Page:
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The stem cells of an early embryo such as a blastocyst have undergone very little differentiation. The genes which are needed to form the placental tissues and the amniotic membranes have been switched off, but not much else. So they would seem to be the ideal candidates for producing tissues and organs as required for patients with needs ranging from new insulin-producing cells to entire new organs.
Embryonic stem cells (ESCs) can be harvested (which destroys the embryo) and grown in culture in special conditions in the lab to produce large numbers of undifferentiated cells, which can then be used for medical purposes. By changing the conditions, the cells are living in, scientists are able to make the stem cells differentiate to produce specialised cells with many different functions. This process is usually ‘trial and error’, as no one is completely sure what conditions make cells differentiate into specific cell types. However, with experience scientists are becoming more expert at directing ESCs in the direction they want them to go.
Embryonic stem cells can only be generated from early human embryos, and opinion is divided as to whether work using ESCs is ethically viable. The decision whether to use them in research involves deciding whether the right of a potential future human to life is greater than the need to prevent suffering and cure diseases in existing people.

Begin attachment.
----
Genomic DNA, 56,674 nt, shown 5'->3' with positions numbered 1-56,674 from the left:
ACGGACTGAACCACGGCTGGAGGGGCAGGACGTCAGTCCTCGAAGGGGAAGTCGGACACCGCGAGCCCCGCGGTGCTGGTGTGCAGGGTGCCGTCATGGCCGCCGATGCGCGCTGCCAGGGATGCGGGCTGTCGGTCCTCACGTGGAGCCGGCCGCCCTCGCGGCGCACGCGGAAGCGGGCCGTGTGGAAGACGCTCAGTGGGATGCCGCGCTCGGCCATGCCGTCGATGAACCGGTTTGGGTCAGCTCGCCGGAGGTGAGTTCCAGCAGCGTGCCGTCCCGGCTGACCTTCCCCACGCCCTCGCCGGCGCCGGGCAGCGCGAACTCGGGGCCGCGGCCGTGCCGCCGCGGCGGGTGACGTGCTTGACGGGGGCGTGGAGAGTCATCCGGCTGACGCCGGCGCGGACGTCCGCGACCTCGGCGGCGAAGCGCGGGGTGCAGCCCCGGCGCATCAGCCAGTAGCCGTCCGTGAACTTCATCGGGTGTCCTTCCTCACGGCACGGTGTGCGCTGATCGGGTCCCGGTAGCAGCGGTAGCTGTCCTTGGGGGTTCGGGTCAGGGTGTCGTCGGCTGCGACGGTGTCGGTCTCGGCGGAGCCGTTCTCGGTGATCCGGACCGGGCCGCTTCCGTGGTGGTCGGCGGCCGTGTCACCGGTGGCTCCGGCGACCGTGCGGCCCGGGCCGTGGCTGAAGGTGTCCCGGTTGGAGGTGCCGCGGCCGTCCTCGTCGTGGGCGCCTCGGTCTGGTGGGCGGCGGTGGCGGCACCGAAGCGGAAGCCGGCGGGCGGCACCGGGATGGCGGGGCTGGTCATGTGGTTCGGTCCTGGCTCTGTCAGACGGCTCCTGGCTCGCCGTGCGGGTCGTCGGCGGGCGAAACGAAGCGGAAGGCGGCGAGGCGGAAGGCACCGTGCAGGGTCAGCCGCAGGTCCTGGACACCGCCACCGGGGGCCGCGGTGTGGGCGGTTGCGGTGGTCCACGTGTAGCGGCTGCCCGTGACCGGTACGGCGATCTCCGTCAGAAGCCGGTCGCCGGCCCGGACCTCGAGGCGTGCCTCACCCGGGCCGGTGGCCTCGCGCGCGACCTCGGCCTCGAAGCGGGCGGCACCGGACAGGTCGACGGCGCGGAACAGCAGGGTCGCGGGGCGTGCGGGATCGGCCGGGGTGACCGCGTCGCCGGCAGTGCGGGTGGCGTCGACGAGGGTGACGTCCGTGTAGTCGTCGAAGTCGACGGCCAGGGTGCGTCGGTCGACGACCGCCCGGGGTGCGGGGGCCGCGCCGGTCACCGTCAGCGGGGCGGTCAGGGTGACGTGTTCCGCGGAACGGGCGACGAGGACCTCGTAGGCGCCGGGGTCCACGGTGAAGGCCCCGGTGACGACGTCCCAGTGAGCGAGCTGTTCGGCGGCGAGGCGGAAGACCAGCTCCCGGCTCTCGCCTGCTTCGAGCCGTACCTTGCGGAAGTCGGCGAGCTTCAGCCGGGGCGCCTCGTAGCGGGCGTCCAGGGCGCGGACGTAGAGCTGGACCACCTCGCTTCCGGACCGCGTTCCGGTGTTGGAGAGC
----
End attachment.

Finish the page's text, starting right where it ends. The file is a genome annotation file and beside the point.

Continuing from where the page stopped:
For this reason, the use of embryonic stem cells for research in the UK is strictly controlled. Any organisation holding a human tissue sample, such as a stem cell culture, must hold a licence from the Human Tissue Authority (HTA). Human embryonic stem cell research can only be carried out in the UK by scientists holding a licence from the Human Fertilisation and Embryology Authority (HFEA). Licences are only granted to use embryos which have been created from eggs fertilised outside of the body. In most cases, these are embryos created during infertility treatment but ultimately not used, and donated with the full consent of the parents. These licences are only granted for specific reasons including research which will result in increased knowledge about the development of embryos, the causes of miscarriages, more effective contraception or to promote infertility treatments. Other reasons include research into the causes of serious disease, to test possible diagnostic tests for gene or chromosome diseases or to learn more about or develop treatments for serious disease. In all cases a licence is only granted if the HFEA is satisfied the use of embryos and embryonic stem cells is necessary for the research.